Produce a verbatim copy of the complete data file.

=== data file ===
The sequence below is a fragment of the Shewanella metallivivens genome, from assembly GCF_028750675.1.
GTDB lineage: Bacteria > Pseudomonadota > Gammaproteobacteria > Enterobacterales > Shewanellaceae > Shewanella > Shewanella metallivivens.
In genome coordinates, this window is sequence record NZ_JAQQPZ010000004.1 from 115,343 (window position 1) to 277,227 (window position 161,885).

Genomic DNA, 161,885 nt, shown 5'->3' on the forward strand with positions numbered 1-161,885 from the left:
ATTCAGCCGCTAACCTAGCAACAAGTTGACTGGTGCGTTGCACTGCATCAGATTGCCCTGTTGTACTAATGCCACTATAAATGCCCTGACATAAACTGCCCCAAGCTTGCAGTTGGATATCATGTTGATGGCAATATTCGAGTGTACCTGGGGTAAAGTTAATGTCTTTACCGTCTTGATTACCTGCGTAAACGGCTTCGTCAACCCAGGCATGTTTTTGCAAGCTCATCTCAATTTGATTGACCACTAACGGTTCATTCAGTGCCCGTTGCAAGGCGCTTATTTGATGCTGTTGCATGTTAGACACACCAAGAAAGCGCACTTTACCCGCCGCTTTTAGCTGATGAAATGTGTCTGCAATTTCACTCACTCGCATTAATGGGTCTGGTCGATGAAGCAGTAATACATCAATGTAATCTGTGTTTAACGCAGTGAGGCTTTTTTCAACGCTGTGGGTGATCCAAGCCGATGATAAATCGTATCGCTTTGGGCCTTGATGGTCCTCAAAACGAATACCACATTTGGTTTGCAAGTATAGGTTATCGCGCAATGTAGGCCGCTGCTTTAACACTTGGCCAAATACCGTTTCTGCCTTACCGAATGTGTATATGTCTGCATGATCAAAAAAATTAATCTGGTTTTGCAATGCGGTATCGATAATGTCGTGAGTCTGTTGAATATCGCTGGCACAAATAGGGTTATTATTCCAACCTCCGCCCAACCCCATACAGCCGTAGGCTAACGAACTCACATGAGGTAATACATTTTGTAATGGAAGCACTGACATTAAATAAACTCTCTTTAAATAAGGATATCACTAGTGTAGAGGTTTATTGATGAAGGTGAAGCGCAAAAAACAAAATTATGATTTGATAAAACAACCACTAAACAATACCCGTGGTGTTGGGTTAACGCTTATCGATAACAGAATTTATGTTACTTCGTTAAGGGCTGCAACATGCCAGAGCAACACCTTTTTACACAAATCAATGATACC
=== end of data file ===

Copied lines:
The sequence below is a fragment of the Shewanella metallivivens genome, from assembly GCF_028750675.1.
GTDB lineage: Bacteria > Pseudomonadota > Gammaproteobacteria > Enterobacterales > Shewanellaceae > Shewanella > Shewanella metallivivens.
In genome coordinates, this window is sequence record NZ_JAQQPZ010000004.1 from 115,343 (window position 1) to 277,227 (window position 161,885).

Genomic DNA, 161,885 nt, shown 5'->3' on the forward strand with positions numbered 1-161,885 from the left:
ATTCAGCCGCTAACCTAGCAACAAGTTGACTGGTGCGTTGCACTGCATCAGATTGCCCTGTTGTACTAATGCCACTATAAATGCCCTGACATAAACTGCCCCAAGCTTGCAGTTGGATATCATGTTGATGGCAATATTCGAGTGTACCTGGGGTAAAGTTAATGTCTTTACCGTCTTGATTACCTGCGTAAACGGCTTCGTCAACCCAGGCATGTTTTTGCAAGCTCATCTCAATTTGATTGACCACTAACGGTTCATTCAGTGCCCGTTGCAAGGCGCTTATTTGATGCTGTTGCATGTTAGACACACCAAGAAAGCGCACTTTACCCGCCGCTTTTAGCTGATGAAATGTGTCTGCAATTTCACTCACTCGCATTAATGGGTCTGGTCGATGAAGCAGTAATACATCAATGTAATCTGTGTTTAACGCAGTGAGGCTTTTTTCAACGCTGTGGGTGATCCAAGCCGATGATAAATCGTATCGCTTTGGGCCTTGATGGTCCTCAAAACGAATACCACATTTGGTTTGCAAGTATAGGTTATCGCGCAATGTAGGCCGCTGCTTTAACACTTGGCCAAATACCGTTTCTGCCTTACCGAATGTGTATATGTCTGCATGATCAAAAAAATTAATCTGGTTTTGCAATGCGGTATCGATAATGTCGTGAGTCTGTTGAATATCGCTGGCACAAATAGGGTTATTATTCCAACCTCCGCCCAACCCCATACAGCCGTAGGCTAACGAACTCACATGAGGTAATACATTTTGTAATGGAAGCACTGACATTAAATAAACTCTCTTTAAATAAGGATATCACTAGTGTAGAGGTTTATTGATGAAGGTGAAGCGCAAAAAACAAAATTATGATTTGATAAAACAACCACTAAACAATACCCGTGGTGTTGGGTTAACGCTTATCGATAACAGAATTTATGTTACTTCGTTAAGGGCTGCAACATGCCAGAGCAACACCTTTTTACACAAATCAATGATACC